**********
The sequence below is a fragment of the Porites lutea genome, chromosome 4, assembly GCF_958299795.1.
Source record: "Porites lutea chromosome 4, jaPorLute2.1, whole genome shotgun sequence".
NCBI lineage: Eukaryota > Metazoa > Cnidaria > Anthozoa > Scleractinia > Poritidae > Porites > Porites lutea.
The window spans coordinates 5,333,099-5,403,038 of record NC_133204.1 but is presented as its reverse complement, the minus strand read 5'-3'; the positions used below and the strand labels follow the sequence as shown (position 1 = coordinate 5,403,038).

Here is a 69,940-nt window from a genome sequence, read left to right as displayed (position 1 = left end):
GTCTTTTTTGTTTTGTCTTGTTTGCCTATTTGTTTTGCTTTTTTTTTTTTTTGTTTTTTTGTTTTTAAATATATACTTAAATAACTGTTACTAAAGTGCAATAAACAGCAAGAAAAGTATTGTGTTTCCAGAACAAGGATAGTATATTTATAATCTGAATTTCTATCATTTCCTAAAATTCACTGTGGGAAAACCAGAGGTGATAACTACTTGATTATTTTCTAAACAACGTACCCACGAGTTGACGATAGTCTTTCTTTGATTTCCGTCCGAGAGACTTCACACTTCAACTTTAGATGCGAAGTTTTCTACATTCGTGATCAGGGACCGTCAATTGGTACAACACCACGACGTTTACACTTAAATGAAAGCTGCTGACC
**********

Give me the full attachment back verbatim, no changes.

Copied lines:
The sequence below is a fragment of the Porites lutea genome, chromosome 4, assembly GCF_958299795.1.
Source record: "Porites lutea chromosome 4, jaPorLute2.1, whole genome shotgun sequence".
NCBI lineage: Eukaryota > Metazoa > Cnidaria > Anthozoa > Scleractinia > Poritidae > Porites > Porites lutea.
The window spans coordinates 5,333,099-5,403,038 of record NC_133204.1 but is presented as its reverse complement, the minus strand read 5'-3'; the positions used below and the strand labels follow the sequence as shown (position 1 = coordinate 5,403,038).

Here is a 69,940-nt window from a genome sequence, read left to right as displayed (position 1 = left end):
GTCTTTTTTGTTTTGTCTTGTTTGCCTATTTGTTTTGCTTTTTTTTTTTTTTGTTTTTTTGTTTTTAAATATATACTTAAATAACTGTTACTAAAGTGCAATAAACAGCAAGAAAAGTATTGTGTTTCCAGAACAAGGATAGTATATTTATAATCTGAATTTCTATCATTTCCTAAAATTCACTGTGGGAAAACCAGAGGTGATAACTACTTGATTATTTTCTAAACAACGTACCCACGAGTTGACGATAGTCTTTCTTTGATTTCCGTCCGAGAGACTTCACACTTCAACTTTAGATGCGAAGTTTTCTACATTCGTGATCAGGGACCGTCAATTGGTACAACACCACGACGTTTACACTTAAATGAAAGCTGCTGACC